Indiana Daily Student

Invasive spotted lanternfly found in two Indiana counties

<p>A spotted lanternfly, an invasive species, holds its wings open, exposing its bright red underwing. Spotted lanternflies have now been discovered in at least two Indiana counties, according to Indiana Public Radio.</p>

A spotted lanternfly, an invasive species, holds its wings open, exposing its bright red underwing. Spotted lanternflies have now been discovered in at least two Indiana counties, according to Indiana Public Radio.

A new environmental threat, the spotted lanternfly, has recently come to Indiana. While it’s unknown how they got here, spotted lanternflies have now been seen in at least two Indiana counties, according to Indiana Public Radio.  

The first spotted lanternfly was discovered in Switzerland County last year, and more recently was found in Huntington County.  

The adult spotted lanternfly is identifiable by the black spots and red wings that appear on its grey body, while its nymph is red with white spots. 

The spotted lanternfly is an invasive insect that feeds on grapevines and certain trees, meaning they can greatly impact grape, wine and nut production here in Indiana.  

Farmers can use insecticides for other pests to keep the spotted lanternfly away from their crops. Another way to prevent the spotted lanternflies from damaging grape crops is to cover their vines with small mesh nets, according to IPR.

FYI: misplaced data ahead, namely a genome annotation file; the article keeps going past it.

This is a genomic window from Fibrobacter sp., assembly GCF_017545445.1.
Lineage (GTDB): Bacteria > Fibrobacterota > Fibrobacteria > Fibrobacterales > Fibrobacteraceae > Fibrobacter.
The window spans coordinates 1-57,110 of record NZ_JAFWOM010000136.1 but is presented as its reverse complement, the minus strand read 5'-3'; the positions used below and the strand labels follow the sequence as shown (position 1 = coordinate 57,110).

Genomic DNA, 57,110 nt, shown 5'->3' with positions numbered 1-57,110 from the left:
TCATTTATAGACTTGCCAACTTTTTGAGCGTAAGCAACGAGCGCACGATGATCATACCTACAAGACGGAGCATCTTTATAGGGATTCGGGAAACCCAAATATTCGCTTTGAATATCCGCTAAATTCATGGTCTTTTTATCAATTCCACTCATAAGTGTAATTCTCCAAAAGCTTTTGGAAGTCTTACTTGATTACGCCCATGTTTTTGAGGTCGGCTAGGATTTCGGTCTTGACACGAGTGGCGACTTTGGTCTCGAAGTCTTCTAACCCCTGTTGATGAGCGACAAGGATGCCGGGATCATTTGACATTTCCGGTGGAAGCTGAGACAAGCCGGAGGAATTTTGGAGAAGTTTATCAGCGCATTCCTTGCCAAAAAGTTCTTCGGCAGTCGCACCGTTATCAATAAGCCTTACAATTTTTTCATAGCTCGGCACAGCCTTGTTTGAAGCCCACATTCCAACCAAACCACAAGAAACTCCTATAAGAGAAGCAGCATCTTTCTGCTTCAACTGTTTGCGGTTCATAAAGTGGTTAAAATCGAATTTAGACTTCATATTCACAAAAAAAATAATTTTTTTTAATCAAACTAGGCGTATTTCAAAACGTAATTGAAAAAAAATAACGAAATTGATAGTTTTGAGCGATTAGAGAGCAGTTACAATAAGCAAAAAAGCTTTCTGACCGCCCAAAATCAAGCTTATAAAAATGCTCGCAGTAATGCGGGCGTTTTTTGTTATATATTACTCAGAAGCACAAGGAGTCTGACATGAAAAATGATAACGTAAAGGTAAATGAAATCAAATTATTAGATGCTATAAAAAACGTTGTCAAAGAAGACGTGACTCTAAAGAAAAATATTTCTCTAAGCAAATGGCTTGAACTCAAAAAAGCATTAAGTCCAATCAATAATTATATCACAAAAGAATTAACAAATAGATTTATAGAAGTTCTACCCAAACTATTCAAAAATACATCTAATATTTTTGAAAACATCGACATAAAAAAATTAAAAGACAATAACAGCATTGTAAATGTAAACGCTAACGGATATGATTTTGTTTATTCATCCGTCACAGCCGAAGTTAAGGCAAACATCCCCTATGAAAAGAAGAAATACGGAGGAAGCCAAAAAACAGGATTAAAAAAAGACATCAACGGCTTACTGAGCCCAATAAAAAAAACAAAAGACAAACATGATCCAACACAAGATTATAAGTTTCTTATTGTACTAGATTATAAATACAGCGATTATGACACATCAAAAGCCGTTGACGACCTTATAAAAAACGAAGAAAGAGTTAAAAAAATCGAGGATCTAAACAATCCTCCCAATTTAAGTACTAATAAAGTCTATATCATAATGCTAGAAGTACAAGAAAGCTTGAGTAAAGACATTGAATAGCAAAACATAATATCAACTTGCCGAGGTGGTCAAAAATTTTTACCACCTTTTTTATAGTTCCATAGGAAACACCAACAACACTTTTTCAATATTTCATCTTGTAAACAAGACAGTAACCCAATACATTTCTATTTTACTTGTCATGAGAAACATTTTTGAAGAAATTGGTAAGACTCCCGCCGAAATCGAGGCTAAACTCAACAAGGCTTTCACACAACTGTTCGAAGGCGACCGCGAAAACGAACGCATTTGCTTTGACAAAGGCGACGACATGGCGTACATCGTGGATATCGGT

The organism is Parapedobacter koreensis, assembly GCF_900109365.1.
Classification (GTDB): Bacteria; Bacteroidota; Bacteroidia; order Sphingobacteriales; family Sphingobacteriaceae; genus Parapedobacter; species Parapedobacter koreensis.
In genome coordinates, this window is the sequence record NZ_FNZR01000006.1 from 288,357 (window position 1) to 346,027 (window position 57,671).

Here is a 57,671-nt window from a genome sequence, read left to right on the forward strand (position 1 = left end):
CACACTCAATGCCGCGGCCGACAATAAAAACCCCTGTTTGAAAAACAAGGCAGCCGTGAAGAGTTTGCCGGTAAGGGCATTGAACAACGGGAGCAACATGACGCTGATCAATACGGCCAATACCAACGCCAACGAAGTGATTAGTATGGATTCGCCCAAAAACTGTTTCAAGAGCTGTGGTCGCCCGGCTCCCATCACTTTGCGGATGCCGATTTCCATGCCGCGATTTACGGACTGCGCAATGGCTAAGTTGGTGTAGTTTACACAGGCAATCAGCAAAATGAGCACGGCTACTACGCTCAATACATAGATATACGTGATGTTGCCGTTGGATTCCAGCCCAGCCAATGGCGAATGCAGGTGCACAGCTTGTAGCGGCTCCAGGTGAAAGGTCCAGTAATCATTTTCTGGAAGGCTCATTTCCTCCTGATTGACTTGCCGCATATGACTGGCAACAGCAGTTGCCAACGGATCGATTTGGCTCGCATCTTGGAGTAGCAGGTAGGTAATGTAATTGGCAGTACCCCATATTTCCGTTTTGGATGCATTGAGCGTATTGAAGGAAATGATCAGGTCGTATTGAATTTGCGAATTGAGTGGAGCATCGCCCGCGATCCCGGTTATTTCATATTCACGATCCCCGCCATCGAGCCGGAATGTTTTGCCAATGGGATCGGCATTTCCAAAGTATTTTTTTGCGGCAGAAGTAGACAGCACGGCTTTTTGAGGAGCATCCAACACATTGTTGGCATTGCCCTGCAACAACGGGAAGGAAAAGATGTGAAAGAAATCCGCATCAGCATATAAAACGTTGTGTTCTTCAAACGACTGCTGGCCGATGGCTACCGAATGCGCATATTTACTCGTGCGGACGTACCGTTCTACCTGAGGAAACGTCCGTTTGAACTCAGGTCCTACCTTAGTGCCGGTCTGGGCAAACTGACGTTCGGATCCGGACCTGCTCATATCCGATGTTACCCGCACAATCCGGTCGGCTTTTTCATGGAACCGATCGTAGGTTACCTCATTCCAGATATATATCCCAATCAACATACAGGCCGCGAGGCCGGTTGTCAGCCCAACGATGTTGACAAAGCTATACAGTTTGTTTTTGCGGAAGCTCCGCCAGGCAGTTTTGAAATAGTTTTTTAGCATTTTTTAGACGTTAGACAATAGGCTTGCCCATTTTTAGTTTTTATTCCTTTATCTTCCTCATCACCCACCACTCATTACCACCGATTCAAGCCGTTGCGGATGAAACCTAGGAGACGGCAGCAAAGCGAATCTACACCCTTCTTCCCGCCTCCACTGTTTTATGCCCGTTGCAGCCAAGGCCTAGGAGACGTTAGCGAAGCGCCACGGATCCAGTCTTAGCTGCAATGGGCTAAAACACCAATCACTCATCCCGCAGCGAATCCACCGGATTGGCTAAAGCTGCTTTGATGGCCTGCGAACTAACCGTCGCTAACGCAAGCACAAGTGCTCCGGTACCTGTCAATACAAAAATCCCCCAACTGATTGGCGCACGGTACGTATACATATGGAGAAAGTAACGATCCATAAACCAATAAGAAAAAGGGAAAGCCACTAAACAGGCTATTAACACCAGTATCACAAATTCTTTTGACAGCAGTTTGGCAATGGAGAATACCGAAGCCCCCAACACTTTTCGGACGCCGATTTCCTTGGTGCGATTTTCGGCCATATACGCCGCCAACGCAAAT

While the spotted lanternfly can be killed, these insects can still become problematic as they leave their eggs nearly anywhere, making it easy for them to spread, according to IPR. 

Brock Harpur, Purdue University professor of entomology, shared with IPR that lanternflies produce a sugary substance that can even travel on beekeeping equipment. The sugary substance from lanternflies can mix with honey, resulting in a smoky taste.  

The spotted lanternfly could have made its way into Huntington County by its eggs being transported by train from Ohio, Elizabeth Long, Purdue assistant professor and extension specialist of fruit and vegetable entomology, told IPR.

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